A monument which inspired Tolkien has been renovated and restored.

The Four Shire Stone is an 18th-century monument just off the A44 near Moreton-in-Marsh which commemorates the spot where Oxfordshire, Warwickshire, Worcestershire, and Gloucestershire once met.

Worcestershire's border no longer reaches here because the boundary was changed in 1931. Several parishes which were administered by Worcestershire were absorbed into Gloucestershire and four became three.

Fans of The Hobbit and The Lord of the Rings will know of the Three Farthing Stone of the Shire.

Historian J.R.R Tolkien would have been well aware of the monument, passing it regularly when travelling by road to Moreton-in-Marsh, a town he often visited to meet his brother, halfway between Tolkien's home in Oxford and his brother's farm in Evesham.

Wilts and Gloucestershire Standard:

James Hayman-Joyce has led the campaign to raise £20,000 for the restoration which was achieved within six months.

He said: "There are a lot of local people and businesses to thank for their generosity, contributions and hard work in making this happen."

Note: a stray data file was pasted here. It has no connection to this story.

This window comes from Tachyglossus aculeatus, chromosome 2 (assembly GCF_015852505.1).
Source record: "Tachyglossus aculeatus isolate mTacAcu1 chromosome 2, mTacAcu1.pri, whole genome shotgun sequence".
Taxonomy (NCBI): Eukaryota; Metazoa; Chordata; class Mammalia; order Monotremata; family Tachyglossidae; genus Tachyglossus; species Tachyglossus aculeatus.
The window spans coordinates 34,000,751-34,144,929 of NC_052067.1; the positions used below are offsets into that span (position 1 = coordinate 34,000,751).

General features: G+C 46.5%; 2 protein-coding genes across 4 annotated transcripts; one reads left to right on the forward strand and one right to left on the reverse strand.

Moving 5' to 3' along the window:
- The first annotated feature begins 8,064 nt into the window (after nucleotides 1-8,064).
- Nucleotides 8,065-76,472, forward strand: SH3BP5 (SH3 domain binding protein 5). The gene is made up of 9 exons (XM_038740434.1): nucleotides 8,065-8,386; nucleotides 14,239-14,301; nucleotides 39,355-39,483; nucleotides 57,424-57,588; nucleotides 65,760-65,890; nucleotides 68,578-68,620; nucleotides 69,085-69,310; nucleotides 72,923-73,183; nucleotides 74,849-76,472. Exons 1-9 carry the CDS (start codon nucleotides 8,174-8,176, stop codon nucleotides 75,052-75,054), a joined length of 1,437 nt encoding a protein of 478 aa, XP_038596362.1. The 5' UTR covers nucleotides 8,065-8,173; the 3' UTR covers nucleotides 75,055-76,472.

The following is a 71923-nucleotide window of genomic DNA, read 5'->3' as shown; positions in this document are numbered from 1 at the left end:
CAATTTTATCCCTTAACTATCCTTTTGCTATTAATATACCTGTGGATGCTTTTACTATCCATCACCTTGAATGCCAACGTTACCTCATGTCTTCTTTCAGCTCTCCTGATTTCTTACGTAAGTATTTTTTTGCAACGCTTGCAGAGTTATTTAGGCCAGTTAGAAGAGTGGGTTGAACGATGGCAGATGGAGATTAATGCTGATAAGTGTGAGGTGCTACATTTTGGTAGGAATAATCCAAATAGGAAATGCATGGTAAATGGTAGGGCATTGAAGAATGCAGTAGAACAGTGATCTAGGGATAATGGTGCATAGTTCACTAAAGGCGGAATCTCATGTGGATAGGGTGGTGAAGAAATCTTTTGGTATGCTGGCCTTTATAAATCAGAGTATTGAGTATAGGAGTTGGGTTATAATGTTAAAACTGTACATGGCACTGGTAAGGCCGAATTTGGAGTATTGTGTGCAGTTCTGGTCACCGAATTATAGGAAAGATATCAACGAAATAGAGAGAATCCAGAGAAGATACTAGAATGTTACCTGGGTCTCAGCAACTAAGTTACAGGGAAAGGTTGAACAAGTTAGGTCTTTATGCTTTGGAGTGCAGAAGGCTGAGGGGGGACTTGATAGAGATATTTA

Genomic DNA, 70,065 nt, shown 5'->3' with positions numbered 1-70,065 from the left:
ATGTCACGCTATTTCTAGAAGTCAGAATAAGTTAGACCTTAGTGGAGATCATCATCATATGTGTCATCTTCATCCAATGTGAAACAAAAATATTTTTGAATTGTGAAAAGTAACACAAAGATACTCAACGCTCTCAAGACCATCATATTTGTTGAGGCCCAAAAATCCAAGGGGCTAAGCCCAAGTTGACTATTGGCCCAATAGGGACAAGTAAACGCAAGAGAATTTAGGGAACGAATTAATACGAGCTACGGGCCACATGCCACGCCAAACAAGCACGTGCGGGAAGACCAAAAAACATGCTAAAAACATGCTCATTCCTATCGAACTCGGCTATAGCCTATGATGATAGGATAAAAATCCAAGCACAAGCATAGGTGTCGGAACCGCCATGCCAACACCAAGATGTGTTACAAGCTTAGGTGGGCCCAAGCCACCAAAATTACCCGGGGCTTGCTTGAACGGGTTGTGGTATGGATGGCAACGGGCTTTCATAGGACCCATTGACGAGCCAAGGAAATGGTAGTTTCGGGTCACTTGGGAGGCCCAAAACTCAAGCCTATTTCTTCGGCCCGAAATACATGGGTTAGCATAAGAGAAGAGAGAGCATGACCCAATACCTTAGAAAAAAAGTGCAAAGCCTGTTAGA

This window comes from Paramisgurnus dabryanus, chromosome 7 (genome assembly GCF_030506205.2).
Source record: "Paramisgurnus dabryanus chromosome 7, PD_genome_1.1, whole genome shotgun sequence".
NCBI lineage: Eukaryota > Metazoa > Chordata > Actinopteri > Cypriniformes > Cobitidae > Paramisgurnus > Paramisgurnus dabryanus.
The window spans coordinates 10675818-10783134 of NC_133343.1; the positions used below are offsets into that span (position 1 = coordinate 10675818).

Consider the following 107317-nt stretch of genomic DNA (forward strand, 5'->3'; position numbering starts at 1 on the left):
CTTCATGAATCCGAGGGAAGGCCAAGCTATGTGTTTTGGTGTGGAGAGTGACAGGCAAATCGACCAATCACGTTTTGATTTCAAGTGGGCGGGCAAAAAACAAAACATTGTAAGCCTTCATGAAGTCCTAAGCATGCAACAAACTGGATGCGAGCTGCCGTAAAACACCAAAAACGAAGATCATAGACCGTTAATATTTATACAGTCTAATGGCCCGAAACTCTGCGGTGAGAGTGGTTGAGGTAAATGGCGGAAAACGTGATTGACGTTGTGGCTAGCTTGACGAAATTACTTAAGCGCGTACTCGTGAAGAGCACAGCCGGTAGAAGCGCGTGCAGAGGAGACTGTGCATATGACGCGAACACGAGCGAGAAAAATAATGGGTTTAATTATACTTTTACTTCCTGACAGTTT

The stone – built in locally-sourced oolitic limestone - has had a colourful history and was a well-known meeting point and a venue for illegal prize fights in the 1800s.

Railings were installed around it at the start of the 1900s to deter vandalism, but over the years it suffered wear and tear, and was even partly demolished when it was hit by a lorry in 1955.

Much of the stonework was crumbling and damaged by frost and algae. 

Mr Hayman-Joyce said: "I passed the stone on my way into the office in Moreton in Marsh and became increasingly saddened at its poor state of repair.

"I often thought that someone ought to do something about it. That someone turned out to be me."

He formed the Four Shire Stone Restoration Committee with the aim of raising £20,000 to repair the stonework, replace the railings and enhance the engravings on all four sides of the pillar.

"We have had some very generous donations as well as all sorts of sums of money sent from all over the country," he said.

"Our local stonemason, Richard Podd, has poured all his expertise into the project and the result is that the Four Shire Stone now looks magnificent.

"It will stand tall and last for another 100 years."

Details of the work involved and the history of the stone are on the website at www.fourshirestone.org.uk